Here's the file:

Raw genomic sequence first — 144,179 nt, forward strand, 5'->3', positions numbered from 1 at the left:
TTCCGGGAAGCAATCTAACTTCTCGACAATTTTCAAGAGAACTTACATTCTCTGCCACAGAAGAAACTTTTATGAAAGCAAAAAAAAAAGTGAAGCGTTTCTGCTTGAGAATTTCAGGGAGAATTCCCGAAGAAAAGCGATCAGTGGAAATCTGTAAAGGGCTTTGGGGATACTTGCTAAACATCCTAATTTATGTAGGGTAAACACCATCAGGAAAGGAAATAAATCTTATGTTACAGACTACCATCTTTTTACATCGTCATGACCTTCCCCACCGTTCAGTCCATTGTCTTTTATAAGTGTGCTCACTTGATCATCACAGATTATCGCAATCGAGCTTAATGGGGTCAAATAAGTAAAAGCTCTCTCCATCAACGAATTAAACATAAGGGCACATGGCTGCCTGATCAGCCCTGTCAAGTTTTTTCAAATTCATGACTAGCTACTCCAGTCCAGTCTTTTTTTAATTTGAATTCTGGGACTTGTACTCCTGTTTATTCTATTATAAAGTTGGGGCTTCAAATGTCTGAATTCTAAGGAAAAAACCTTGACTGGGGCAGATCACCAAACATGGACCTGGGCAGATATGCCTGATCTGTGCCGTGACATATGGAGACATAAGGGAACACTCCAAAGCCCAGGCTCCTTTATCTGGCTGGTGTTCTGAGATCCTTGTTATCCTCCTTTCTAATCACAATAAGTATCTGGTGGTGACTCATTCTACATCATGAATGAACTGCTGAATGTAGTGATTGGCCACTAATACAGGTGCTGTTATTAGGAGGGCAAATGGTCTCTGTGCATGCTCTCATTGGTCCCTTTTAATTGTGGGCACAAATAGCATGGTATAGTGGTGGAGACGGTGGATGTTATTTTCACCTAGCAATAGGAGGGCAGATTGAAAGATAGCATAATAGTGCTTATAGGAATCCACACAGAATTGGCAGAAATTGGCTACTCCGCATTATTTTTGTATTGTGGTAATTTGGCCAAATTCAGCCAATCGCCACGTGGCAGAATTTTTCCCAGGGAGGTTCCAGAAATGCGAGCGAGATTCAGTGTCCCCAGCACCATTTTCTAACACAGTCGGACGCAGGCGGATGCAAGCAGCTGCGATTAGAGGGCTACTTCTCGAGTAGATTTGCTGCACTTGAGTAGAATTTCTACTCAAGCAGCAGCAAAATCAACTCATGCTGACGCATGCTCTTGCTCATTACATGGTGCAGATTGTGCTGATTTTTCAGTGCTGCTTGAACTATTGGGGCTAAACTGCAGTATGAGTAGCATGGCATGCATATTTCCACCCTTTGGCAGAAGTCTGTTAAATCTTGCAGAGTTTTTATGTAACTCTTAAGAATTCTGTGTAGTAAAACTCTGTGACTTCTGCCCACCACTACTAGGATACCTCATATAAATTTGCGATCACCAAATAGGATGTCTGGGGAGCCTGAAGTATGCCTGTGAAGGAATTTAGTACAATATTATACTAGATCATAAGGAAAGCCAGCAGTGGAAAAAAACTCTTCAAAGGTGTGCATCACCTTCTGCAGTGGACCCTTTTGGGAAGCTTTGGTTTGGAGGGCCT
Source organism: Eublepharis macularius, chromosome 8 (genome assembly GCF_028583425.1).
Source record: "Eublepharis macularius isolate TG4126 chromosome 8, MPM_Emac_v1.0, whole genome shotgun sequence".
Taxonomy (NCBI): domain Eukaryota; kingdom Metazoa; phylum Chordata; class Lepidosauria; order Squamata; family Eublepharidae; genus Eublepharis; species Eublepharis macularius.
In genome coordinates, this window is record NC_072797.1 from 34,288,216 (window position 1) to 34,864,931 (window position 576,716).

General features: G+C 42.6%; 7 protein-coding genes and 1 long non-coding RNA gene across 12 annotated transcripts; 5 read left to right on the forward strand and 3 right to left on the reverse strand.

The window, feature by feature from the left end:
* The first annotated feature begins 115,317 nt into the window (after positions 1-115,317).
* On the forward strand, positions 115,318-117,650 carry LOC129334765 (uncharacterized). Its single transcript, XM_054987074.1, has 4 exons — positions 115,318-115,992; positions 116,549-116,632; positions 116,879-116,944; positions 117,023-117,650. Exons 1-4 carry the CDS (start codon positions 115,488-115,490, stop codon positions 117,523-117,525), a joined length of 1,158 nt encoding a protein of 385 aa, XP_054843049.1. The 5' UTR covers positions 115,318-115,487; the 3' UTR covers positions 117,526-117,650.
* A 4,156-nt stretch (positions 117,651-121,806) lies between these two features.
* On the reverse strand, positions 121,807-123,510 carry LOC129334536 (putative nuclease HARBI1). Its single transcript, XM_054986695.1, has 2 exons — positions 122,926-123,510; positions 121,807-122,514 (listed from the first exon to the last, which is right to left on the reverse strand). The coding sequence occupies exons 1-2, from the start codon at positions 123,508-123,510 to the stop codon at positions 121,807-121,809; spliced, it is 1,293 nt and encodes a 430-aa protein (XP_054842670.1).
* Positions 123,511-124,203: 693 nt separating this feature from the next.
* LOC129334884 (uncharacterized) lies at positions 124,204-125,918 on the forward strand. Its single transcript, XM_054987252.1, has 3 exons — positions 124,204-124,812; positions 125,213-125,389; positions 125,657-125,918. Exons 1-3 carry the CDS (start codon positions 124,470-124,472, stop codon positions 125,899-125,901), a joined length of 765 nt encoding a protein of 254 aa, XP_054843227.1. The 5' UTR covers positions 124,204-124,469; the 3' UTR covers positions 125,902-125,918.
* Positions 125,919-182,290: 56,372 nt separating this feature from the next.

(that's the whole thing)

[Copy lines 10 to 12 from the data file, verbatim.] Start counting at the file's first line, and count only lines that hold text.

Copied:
* On the forward strand, positions 115,318-117,650 carry LOC129334765 (uncharacterized). Its single transcript, XM_054987074.1, has 4 exons — positions 115,318-115,992; positions 116,549-116,632; positions 116,879-116,944; positions 117,023-117,650. Exons 1-4 carry the CDS (start codon positions 115,488-115,490, stop codon positions 117,523-117,525), a joined length of 1,158 nt encoding a protein of 385 aa, XP_054843049.1. The 5' UTR covers positions 115,318-115,487; the 3' UTR covers positions 117,526-117,650.
* A 4,156-nt stretch (positions 117,651-121,806) lies between these two features.
* On the reverse strand, positions 121,807-123,510 carry LOC129334536 (putative nuclease HARBI1). Its single transcript, XM_054986695.1, has 2 exons — positions 122,926-123,510; positions 121,807-122,514 (listed from the first exon to the last, which is right to left on the reverse strand). The coding sequence occupies exons 1-2, from the start codon at positions 123,508-123,510 to the stop codon at positions 121,807-121,809; spliced, it is 1,293 nt and encodes a 430-aa protein (XP_054842670.1).